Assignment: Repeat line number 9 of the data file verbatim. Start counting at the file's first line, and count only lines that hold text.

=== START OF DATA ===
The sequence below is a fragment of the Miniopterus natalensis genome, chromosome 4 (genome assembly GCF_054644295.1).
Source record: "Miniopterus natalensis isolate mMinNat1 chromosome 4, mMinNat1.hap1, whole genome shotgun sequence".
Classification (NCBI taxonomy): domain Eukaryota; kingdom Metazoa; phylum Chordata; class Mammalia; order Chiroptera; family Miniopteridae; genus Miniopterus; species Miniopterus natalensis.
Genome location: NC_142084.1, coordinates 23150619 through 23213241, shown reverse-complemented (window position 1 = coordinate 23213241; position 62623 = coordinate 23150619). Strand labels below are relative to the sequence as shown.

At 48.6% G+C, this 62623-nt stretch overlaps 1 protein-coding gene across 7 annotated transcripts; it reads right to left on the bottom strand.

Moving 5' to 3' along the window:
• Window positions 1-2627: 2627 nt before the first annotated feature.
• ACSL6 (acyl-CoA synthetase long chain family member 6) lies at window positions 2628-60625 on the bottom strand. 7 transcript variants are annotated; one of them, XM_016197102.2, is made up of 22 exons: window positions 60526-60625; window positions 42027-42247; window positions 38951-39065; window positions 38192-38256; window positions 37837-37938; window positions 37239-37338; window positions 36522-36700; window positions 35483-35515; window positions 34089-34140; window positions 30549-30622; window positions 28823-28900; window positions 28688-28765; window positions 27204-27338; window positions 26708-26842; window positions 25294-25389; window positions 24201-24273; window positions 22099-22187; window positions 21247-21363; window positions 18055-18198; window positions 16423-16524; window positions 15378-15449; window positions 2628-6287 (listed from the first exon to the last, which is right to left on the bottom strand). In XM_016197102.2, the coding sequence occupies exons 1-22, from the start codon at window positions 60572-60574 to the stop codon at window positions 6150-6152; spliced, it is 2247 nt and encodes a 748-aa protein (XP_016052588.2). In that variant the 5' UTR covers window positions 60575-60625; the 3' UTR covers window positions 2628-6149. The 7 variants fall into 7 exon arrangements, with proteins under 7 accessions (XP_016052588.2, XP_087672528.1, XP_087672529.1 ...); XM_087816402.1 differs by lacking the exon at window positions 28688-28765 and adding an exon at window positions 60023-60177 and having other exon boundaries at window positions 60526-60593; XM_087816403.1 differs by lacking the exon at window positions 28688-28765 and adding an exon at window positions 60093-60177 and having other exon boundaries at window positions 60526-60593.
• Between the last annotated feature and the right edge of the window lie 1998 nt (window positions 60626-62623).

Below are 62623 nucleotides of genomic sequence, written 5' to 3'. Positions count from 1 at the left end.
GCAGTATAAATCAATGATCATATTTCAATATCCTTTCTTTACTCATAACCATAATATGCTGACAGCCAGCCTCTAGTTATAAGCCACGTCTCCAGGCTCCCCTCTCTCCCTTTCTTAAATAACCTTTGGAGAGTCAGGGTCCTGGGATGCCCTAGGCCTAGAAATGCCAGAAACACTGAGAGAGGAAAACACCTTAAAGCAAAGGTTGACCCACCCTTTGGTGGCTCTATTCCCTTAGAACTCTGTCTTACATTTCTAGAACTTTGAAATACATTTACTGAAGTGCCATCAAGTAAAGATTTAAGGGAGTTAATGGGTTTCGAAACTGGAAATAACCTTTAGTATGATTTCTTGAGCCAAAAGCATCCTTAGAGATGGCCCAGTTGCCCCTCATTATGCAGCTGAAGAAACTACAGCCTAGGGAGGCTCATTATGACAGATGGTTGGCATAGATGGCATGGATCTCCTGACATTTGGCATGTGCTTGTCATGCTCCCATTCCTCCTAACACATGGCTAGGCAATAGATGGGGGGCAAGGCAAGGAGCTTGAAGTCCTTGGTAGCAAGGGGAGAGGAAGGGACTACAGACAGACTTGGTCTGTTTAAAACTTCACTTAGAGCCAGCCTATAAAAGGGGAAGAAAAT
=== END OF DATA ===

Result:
• Between the last annotated feature and the right edge of the window lie 1998 nt (window positions 60626-62623).